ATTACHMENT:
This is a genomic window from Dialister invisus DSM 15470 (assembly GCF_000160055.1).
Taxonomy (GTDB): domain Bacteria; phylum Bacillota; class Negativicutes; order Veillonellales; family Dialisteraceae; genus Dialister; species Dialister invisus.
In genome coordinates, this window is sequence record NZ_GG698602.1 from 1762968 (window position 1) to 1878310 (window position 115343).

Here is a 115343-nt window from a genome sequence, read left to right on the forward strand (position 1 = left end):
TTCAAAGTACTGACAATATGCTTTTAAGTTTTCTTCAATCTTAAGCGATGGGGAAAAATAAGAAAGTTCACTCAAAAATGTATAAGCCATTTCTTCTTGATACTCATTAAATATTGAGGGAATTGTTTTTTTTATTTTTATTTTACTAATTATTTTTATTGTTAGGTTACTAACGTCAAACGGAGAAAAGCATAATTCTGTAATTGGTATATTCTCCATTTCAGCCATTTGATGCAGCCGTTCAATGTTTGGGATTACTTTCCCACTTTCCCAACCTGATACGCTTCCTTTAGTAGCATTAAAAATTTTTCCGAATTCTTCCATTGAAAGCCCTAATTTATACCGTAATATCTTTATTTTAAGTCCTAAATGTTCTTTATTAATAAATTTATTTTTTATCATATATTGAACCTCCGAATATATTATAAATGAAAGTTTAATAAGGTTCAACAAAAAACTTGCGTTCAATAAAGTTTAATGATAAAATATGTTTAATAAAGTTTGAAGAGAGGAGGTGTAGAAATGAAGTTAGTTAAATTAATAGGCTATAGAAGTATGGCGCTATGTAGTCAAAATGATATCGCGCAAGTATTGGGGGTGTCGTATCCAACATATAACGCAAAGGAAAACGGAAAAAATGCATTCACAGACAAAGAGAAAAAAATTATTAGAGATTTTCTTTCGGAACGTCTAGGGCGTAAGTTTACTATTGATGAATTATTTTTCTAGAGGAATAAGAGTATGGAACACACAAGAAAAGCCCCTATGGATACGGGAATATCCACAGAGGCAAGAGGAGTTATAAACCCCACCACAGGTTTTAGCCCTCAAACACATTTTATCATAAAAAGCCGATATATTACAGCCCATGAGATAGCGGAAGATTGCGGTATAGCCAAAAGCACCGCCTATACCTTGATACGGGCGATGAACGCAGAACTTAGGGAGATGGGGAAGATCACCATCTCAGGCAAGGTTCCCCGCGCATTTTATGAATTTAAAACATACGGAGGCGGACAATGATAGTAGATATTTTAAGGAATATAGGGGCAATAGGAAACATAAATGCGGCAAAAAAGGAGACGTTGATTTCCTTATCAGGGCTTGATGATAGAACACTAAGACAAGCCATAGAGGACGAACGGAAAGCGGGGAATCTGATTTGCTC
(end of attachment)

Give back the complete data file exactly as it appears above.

This is a genomic window from Dialister invisus DSM 15470 (assembly GCF_000160055.1).
Taxonomy (GTDB): domain Bacteria; phylum Bacillota; class Negativicutes; order Veillonellales; family Dialisteraceae; genus Dialister; species Dialister invisus.
In genome coordinates, this window is sequence record NZ_GG698602.1 from 1762968 (window position 1) to 1878310 (window position 115343).

Here is a 115343-nt window from a genome sequence, read left to right on the forward strand (position 1 = left end):
TTCAAAGTACTGACAATATGCTTTTAAGTTTTCTTCAATCTTAAGCGATGGGGAAAAATAAGAAAGTTCACTCAAAAATGTATAAGCCATTTCTTCTTGATACTCATTAAATATTGAGGGAATTGTTTTTTTTATTTTTATTTTACTAATTATTTTTATTGTTAGGTTACTAACGTCAAACGGAGAAAAGCATAATTCTGTAATTGGTATATTCTCCATTTCAGCCATTTGATGCAGCCGTTCAATGTTTGGGATTACTTTCCCACTTTCCCAACCTGATACGCTTCCTTTAGTAGCATTAAAAATTTTTCCGAATTCTTCCATTGAAAGCCCTAATTTATACCGTAATATCTTTATTTTAAGTCCTAAATGTTCTTTATTAATAAATTTATTTTTTATCATATATTGAACCTCCGAATATATTATAAATGAAAGTTTAATAAGGTTCAACAAAAAACTTGCGTTCAATAAAGTTTAATGATAAAATATGTTTAATAAAGTTTGAAGAGAGGAGGTGTAGAAATGAAGTTAGTTAAATTAATAGGCTATAGAAGTATGGCGCTATGTAGTCAAAATGATATCGCGCAAGTATTGGGGGTGTCGTATCCAACATATAACGCAAAGGAAAACGGAAAAAATGCATTCACAGACAAAGAGAAAAAAATTATTAGAGATTTTCTTTCGGAACGTCTAGGGCGTAAGTTTACTATTGATGAATTATTTTTCTAGAGGAATAAGAGTATGGAACACACAAGAAAAGCCCCTATGGATACGGGAATATCCACAGAGGCAAGAGGAGTTATAAACCCCACCACAGGTTTTAGCCCTCAAACACATTTTATCATAAAAAGCCGATATATTACAGCCCATGAGATAGCGGAAGATTGCGGTATAGCCAAAAGCACCGCCTATACCTTGATACGGGCGATGAACGCAGAACTTAGGGAGATGGGGAAGATCACCATCTCAGGCAAGGTTCCCCGCGCATTTTATGAATTTAAAACATACGGAGGCGGACAATGATAGTAGATATTTTAAGGAATATAGGGGCAATAGGAAACATAAATGCGGCAAAAAAGGAGACGTTGATTTCCTTATCAGGGCTTGATGATAGAACACTAAGACAAGCCATAGAGGACGAACGGAAAGCGGGGAATCTGATTTGCTC